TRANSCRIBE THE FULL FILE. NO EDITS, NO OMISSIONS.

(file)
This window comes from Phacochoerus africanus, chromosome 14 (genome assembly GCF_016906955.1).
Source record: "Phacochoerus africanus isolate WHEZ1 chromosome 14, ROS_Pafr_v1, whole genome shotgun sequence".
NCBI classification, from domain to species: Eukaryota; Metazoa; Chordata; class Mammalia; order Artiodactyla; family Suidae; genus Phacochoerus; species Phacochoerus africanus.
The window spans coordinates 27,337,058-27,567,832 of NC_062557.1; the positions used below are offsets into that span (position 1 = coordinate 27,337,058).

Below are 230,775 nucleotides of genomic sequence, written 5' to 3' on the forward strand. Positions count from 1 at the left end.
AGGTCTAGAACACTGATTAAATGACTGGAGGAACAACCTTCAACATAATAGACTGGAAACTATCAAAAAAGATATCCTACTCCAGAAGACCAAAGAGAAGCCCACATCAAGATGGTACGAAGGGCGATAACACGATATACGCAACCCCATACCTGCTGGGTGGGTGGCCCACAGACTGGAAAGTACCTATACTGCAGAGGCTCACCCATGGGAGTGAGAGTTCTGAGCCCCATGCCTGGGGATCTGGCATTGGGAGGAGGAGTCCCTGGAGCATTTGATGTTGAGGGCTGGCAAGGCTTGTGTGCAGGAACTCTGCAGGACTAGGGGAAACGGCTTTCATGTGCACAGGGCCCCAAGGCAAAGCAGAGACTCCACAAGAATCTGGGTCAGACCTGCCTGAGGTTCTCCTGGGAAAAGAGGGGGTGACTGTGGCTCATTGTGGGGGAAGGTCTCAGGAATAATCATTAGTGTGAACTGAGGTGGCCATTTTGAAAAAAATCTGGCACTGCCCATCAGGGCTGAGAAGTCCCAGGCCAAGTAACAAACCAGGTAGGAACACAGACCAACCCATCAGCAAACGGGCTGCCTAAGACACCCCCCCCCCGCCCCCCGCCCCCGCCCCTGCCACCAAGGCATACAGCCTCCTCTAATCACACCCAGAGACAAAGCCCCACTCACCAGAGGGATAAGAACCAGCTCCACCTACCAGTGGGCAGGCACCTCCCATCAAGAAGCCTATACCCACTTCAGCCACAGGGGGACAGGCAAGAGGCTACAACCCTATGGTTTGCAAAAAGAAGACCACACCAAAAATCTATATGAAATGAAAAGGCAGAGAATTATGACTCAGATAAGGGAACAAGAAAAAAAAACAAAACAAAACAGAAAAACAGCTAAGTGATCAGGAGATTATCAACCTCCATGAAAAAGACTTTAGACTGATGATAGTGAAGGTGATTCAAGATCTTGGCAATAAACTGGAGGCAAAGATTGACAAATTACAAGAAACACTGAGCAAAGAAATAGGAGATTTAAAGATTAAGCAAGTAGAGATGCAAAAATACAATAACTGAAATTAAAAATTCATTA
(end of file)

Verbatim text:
This window comes from Phacochoerus africanus, chromosome 14 (genome assembly GCF_016906955.1).
Source record: "Phacochoerus africanus isolate WHEZ1 chromosome 14, ROS_Pafr_v1, whole genome shotgun sequence".
NCBI classification, from domain to species: Eukaryota; Metazoa; Chordata; class Mammalia; order Artiodactyla; family Suidae; genus Phacochoerus; species Phacochoerus africanus.
The window spans coordinates 27,337,058-27,567,832 of NC_062557.1; the positions used below are offsets into that span (position 1 = coordinate 27,337,058).

Below are 230,775 nucleotides of genomic sequence, written 5' to 3' on the forward strand. Positions count from 1 at the left end.
AGGTCTAGAACACTGATTAAATGACTGGAGGAACAACCTTCAACATAATAGACTGGAAACTATCAAAAAAGATATCCTACTCCAGAAGACCAAAGAGAAGCCCACATCAAGATGGTACGAAGGGCGATAACACGATATACGCAACCCCATACCTGCTGGGTGGGTGGCCCACAGACTGGAAAGTACCTATACTGCAGAGGCTCACCCATGGGAGTGAGAGTTCTGAGCCCCATGCCTGGGGATCTGGCATTGGGAGGAGGAGTCCCTGGAGCATTTGATGTTGAGGGCTGGCAAGGCTTGTGTGCAGGAACTCTGCAGGACTAGGGGAAACGGCTTTCATGTGCACAGGGCCCCAAGGCAAAGCAGAGACTCCACAAGAATCTGGGTCAGACCTGCCTGAGGTTCTCCTGGGAAAAGAGGGGGTGACTGTGGCTCATTGTGGGGGAAGGTCTCAGGAATAATCATTAGTGTGAACTGAGGTGGCCATTTTGAAAAAAATCTGGCACTGCCCATCAGGGCTGAGAAGTCCCAGGCCAAGTAACAAACCAGGTAGGAACACAGACCAACCCATCAGCAAACGGGCTGCCTAAGACACCCCCCCCCCGCCCCCCGCCCCCGCCCCTGCCACCAAGGCATACAGCCTCCTCTAATCACACCCAGAGACAAAGCCCCACTCACCAGAGGGATAAGAACCAGCTCCACCTACCAGTGGGCAGGCACCTCCCATCAAGAAGCCTATACCCACTTCAGCCACAGGGGGACAGGCAAGAGGCTACAACCCTATGGTTTGCAAAAAGAAGACCACACCAAAAATCTATATGAAATGAAAAGGCAGAGAATTATGACTCAGATAAGGGAACAAGAAAAAAAAACAAAACAAAACAGAAAAACAGCTAAGTGATCAGGAGATTATCAACCTCCATGAAAAAGACTTTAGACTGATGATAGTGAAGGTGATTCAAGATCTTGGCAATAAACTGGAGGCAAAGATTGACAAATTACAAGAAACACTGAGCAAAGAAATAGGAGATTTAAAGATTAAGCAAGTAGAGATGCAAAAATACAATAACTGAAATTAAAAATTCATTA